Fantasies of Consent: Black Women's Sexual Labor in 19th Century New Orleans
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CitationOwens, Emily Alyssa. 2015. Fantasies of Consent: Black Women's Sexual Labor in 19th Century New Orleans. Doctoral dissertation, Harvard University, Graduate School of Arts & Sciences.
AbstractFantasies of Consent: Black Women’s Sexual Labor 19th Century New Orleans draws on Louisiana legal statutes and Louisiana State Supreme Court records, alongside French and Spanish Caribbean colonial law, slave narratives, and pro-slavery writing, to craft legal, affective, and economic history of sex and slavery in antebellum New Orleans. This is the first full-length project on the history of non-reproductive sexual labor in slavery: I historicize the lives of women of color who sold, or were sold for, sex to white men. I analyze those labors, together, to understand major elements of sexual labor in the history of slavery. I theorize the meaning of sexual labor and imagine the kinds of world(s) these arrangements brought into existence, and the ways that sex and its attendant affects articulated pleasure and violence within those worlds.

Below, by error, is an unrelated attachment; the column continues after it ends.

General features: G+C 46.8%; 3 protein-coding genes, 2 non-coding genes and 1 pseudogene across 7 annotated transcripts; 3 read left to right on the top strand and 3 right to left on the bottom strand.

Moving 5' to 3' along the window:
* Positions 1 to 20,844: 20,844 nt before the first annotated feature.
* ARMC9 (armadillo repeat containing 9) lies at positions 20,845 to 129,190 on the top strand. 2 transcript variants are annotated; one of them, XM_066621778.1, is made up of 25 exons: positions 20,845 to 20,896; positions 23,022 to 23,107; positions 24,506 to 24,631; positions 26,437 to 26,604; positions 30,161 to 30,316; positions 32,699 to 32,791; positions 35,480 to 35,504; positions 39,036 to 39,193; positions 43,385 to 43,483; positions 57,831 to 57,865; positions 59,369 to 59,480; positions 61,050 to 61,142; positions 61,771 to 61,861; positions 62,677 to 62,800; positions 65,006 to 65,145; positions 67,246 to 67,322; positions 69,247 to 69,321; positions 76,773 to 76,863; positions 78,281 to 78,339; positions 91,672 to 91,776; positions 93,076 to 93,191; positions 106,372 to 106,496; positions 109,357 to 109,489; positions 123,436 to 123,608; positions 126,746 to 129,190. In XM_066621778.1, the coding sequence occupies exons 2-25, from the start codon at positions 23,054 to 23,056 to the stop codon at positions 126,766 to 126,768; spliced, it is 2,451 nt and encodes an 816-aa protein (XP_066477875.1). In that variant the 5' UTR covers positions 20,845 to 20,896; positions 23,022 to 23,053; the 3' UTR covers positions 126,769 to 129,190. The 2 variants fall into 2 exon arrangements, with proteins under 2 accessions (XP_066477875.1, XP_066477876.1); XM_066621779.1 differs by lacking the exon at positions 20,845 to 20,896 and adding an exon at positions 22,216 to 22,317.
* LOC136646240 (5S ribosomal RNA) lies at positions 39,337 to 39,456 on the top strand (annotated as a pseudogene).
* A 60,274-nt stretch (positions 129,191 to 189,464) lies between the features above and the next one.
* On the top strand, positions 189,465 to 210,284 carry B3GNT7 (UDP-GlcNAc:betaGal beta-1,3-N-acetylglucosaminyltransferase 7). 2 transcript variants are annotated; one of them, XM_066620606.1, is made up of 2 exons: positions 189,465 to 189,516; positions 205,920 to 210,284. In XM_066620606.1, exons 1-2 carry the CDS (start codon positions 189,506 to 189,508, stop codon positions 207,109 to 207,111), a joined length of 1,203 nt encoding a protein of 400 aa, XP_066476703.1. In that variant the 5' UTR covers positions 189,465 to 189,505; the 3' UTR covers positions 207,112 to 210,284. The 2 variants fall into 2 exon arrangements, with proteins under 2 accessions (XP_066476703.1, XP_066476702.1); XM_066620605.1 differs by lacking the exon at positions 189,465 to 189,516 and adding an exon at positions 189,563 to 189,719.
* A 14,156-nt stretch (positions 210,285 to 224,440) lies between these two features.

This project offers the framework racialized sexual commerce to name the capacious intersection of sexual commerce and racial commerce, in order to imagine a singular, integrated sexual economy. This project also frames sexual labor outside of dominant scholarly approaches that seek out evidence of rape and consent. Building on these two foundational frameworks, this project argues that the antebellum sex market trafficked in affective objects, that is, affective experiences attached to labor (sex) and made into the primary commodities of this market. Fantasies of Consent asks what kinds of pleasures the bodies of women of color were called upon to produce for white men within the sex economy, what kinds of pleasures they themselves were able to inherit, and how both sets of pleasures emerged from and were therefore imbricated within the violence of the market. I argue that in the sex market, there was no pure consent—no pleasure, no freedom—that was not already shaped by the market through which it was articulated. Affective objects remade the violence of a sex trade that lived and breathed because of slavery as pleasure, revealing the impossibility of disentangling pleasure from violence within antebellum sexual commerce.
Citable link to this pagehttp://nrs.harvard.edu/urn-3:HUL.InstRepos:23845425
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